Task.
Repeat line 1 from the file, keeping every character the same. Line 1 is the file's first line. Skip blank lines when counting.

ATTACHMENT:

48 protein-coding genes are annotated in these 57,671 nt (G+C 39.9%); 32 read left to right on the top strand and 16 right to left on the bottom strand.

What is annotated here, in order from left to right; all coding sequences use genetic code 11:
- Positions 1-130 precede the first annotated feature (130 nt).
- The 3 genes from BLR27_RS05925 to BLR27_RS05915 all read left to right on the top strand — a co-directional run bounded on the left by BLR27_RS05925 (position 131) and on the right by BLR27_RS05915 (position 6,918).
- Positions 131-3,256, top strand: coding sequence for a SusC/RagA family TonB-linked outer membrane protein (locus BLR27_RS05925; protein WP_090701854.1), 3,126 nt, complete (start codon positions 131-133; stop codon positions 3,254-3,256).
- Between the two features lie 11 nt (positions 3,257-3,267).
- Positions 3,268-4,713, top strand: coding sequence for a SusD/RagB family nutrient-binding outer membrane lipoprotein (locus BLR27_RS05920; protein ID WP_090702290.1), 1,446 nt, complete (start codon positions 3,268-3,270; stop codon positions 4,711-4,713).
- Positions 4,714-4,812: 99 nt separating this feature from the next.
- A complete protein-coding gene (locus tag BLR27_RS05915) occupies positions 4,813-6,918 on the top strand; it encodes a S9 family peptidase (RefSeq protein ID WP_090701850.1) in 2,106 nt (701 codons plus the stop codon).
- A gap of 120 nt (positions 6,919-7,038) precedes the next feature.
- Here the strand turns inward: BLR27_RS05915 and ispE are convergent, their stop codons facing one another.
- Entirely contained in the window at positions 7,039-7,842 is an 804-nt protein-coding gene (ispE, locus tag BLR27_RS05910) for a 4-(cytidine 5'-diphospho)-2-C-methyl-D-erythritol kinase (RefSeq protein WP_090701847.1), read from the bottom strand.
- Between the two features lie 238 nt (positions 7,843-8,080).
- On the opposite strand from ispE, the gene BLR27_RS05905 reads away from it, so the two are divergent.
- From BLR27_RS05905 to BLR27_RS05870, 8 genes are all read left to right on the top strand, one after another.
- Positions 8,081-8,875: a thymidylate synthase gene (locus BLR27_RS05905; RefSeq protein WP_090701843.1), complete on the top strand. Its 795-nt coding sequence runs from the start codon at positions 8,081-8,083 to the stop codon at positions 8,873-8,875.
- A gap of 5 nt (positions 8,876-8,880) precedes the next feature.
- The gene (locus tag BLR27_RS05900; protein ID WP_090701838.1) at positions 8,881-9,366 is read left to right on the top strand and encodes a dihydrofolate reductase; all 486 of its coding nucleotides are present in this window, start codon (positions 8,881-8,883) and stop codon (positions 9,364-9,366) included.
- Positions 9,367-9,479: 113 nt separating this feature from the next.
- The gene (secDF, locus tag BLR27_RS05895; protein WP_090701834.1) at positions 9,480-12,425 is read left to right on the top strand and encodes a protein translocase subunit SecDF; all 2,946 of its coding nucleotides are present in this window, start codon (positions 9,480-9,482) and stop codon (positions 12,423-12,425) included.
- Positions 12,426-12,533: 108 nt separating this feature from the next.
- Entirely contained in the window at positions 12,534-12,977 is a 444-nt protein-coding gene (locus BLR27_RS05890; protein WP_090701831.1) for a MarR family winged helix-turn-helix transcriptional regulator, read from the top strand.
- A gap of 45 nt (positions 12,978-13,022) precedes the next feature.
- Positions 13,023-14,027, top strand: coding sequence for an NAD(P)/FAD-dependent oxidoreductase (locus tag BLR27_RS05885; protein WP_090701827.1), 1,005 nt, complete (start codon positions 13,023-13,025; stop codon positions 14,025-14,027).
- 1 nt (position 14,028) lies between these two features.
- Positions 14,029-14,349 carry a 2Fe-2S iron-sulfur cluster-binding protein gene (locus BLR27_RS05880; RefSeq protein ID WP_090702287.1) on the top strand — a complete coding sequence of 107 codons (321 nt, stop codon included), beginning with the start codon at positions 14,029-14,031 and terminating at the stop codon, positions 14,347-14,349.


48 protein-coding genes are annotated in these 57,671 nt (G+C 39.9%); 32 read left to right on the top strand and 16 right to left on the bottom strand.